This week marks the beginning of the Sommerkino auf der Feinkost, with a huge screen set up at the Feinkost complex in Südvorstadt for the summer evenings (though you can hardly call it that at the moment, with this schizophrenic weather). In the city center, this Monday once again brings us the OmU Sneak Preview at Cinestar, meaning you don’t know what movie will be playing, but it will be brand new and in its original language (most likely English), and you will pay less for your ticket.

But without further ado: Here’s our regular Wednesday listing of movies being shown in English and other original languages (with labels such as OmU, OF and OV) at Leipzig cinemas for the next seven days. Although not dubbed, they often come with German subtitles, so you can still access the movie if you don’t know the original language but know some German. For descriptions, just click on the movie titles. Our OmU listing for the past movie week (up to Wed., 27/5) can be found at http://bit.ly/1euqjtJ.

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THURSDAY, MAY 28

19:30

A Most Violent Year (2014) – USA, English, drama/thriller
Cinémathèque in der naTo, Karl-Liebknecht-Str. 46, 04275 Leipzig

21:30

Leviafan [Leviathan] (2014) – Russia, Russian, drama
Cineding, Karl-Heine-Str. 83, 04229 Leipzig

22:00

Chce sie zyc [In meinem Kopf ein Universum] (2013) – Poland, Polish, drama
Schaubühne Lindenfels, Karl-Heine-Str. 50, 04229 Leipzig

FRIDAY, MAY 29

21:30

Leviafan [Leviathan] (2014) – Russia, Russian, drama
Cineding, Karl-Heine-Str. 83, 04229 Leipzig

22:00

Chce sie zyc [In meinem Kopf ein Universum] (2013) – Poland, Polish, drama
Schaubühne Lindenfels, Karl-Heine-Str. 50, 04229 Leipzig

22:30

Lost River (2014) – USA, English, drama/fantasy/mystery (Ryan Gosling‘s directorial debut)
Passage Kinos, Hainstr. 19a, 04109 Leipzig

22:45

Big Eyes (2014)  USA, English, drama/biopic
Passage Kinos, Hainstr. 19a, 04109 Leipzig

SATURDAY, MAY 30

21:30

Leviafan [Leviathan] (2014) – Russia, Russian, drama
Cineding, Karl-Heine-Str. 83, 04229 Leipzig

22:00

Chce sie zyc [In meinem Kopf ein Universum] (2013) – Poland, Polish, drama
Schaubühne Lindenfels, Karl-Heine-Str. 50, 04229 Leipzig

22:30

Lost River (2014) – USA, English, drama/fantasy/mystery (Ryan Gosling‘s directorial debut)
Passage Kinos, Hainstr. 19a, 04109 Leipzig

22:45

Chef [Kiss the Cook] (2014) – USA, English, comedy
Passage Kinos, Hainstr. 19a, 04109 Leipzig

22:45

Big Eyes (2014)  USA, English, drama/biopic
Passage Kinos, Hainstr. 19a, 04109 Leipzig

SUNDAY, MAY 31

19:00

Chce sie zyc [In meinem Kopf ein Universum] (2013) – Poland, Polish, drama
Schaubühne Lindenfels, Karl-Heine-Str. 50, 04229 Leipzig

20:30

Lost River (2014) – USA, English, drama/fantasy/mystery (Ryan Gosling‘s directorial debut)
Passage Kinos, Hainstr. 19a, 04109 Leipzig

MONDAY, JUNE 1

20:00

Sneak Preview (???)
Cinestar, Petersstr. 44, 04109 Leipzig

20:00

Chef [Kiss the Cook] (2014) – USA, English, comedy
Schauburg, Antonienstr. 21, 04229 Leipzig

20:30

Lost River (2014) – USA, English, drama/fantasy/mystery (Ryan Gosling‘s directorial debut)
Passage Kinos, Hainstr. 19a, 04109 Leipzig

21:30

Nick Cave: 20,000 Days on Earth (2014) – UK, English, documentary/drama/music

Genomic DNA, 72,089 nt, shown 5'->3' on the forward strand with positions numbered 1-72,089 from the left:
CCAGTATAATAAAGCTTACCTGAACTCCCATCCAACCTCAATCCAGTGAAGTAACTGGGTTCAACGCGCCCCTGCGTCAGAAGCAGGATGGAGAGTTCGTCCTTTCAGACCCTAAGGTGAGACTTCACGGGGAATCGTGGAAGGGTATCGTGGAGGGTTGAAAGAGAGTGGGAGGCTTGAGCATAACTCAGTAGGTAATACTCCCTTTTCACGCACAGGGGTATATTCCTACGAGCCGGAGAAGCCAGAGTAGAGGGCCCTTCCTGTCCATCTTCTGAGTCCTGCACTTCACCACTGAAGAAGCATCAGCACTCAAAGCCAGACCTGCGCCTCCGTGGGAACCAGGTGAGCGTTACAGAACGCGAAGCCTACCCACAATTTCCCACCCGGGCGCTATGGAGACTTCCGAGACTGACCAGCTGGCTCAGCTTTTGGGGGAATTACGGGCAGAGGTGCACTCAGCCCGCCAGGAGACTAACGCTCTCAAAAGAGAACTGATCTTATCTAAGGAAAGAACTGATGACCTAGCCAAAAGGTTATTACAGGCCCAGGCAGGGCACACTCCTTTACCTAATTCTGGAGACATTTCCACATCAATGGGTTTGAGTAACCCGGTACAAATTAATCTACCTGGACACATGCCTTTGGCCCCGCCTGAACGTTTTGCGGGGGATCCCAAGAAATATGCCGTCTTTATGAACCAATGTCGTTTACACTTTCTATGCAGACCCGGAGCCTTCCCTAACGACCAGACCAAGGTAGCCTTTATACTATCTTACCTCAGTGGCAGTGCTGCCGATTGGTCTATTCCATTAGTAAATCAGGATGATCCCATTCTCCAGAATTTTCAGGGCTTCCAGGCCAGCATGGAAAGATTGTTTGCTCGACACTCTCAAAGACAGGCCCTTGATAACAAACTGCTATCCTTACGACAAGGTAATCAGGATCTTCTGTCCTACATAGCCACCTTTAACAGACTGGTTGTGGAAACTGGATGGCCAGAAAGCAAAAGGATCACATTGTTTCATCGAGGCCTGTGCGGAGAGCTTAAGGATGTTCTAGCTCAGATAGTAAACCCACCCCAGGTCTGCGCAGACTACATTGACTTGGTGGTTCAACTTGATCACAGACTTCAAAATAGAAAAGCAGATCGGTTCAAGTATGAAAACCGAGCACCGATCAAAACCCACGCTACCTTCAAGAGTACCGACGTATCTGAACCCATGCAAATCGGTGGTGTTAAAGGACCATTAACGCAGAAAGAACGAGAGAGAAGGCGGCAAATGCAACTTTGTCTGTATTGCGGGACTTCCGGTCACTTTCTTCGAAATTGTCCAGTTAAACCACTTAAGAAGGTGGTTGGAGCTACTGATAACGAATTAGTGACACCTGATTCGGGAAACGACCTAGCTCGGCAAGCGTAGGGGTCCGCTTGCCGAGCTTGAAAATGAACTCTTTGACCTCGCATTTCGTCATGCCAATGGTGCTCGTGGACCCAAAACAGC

Sommerkino auf der Feinkost, Karl-Liebknecht-Straße 36, 04107 Leipzig

TUESDAY, JUNE 2

20:00

A girl walks home alone at night (2014) USA, Persian, horror/romance/thriller
Schaubühne Lindenfels, Karl-Heine-Str. 50, 04229 Leipzig

21:30

Cobain: Montage of Heck (2015) – USA, English, music documentary
Sommerkino auf der Feinkost, Karl-Liebknecht-Straße 36, 04107 Leipzig

21:30

Leviafan [Leviathan] (2014) – Russia, Russian, drama
Cineding, Karl-Heine-Str. 83, 04229 Leipzig

22:00

White Shadow (2013) – Tanzania/Italy/Germany, Swahili, drama
Cinémathèque in der naTo, Karl-Liebknecht-Str. 46, 04275 Leipzig

22:00

Chce sie zyc [In meinem Kopf ein Universum] (2013) – Poland, Polish, drama
Schaubühne Lindenfels, Karl-Heine-Str. 50, 04229 Leipzig

WEDNESDAY, JUNE 3

20:00

A girl walks home alone at night (2014) USA, Persian, horror/romance/thriller
Schaubühne Lindenfels, Karl-Heine-Str. 50, 04229 Leipzig

21:30

Leviafan [Leviathan] (2014) – Russia, Russian, drama
Cineding, Karl-Heine-Str. 83, 04229 Leipzig

22:00

White Shadow (2013) – Tanzania/Italy/Germany, Swahili, drama
Cinémathèque in der naTo, Karl-Liebknecht-Str. 46, 04275 Leipzig

22:00

Chce sie zyc [In meinem Kopf ein Universum] (2013) – Poland, Polish, drama
Schaubühne Lindenfels, Karl-Heine-Str. 50, 04229 Leipzig

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For more movies available in Leipzig for the next seven days, visit http://www.playerweb.de.

#LeipzigEvents: Asia in the African imaginary and from the perspective of a South African scholar, June 3

Scarlett Cornelissen, https://www.zv.uni-leipzig.de/en/research/ral/leibniz-programme/leibniz-professorship.html
Scarlett Cornelissen, https://www.zv.uni-leipzig.de/en/research/ral/leibniz-programme/leibniz-professorship.html

A very well-accomplished but apparently quite modest fellow glocal will be speaking in Leipzig on Wednesday, June 3. I’ve been to her current class at Leipzig University and have had a coffee with her; besides constantly encouraging other students to speak their mind, she listened to me babble on about my PhD work and showed much interest and patience, while refusing to talk about the very meaningful work she’s done.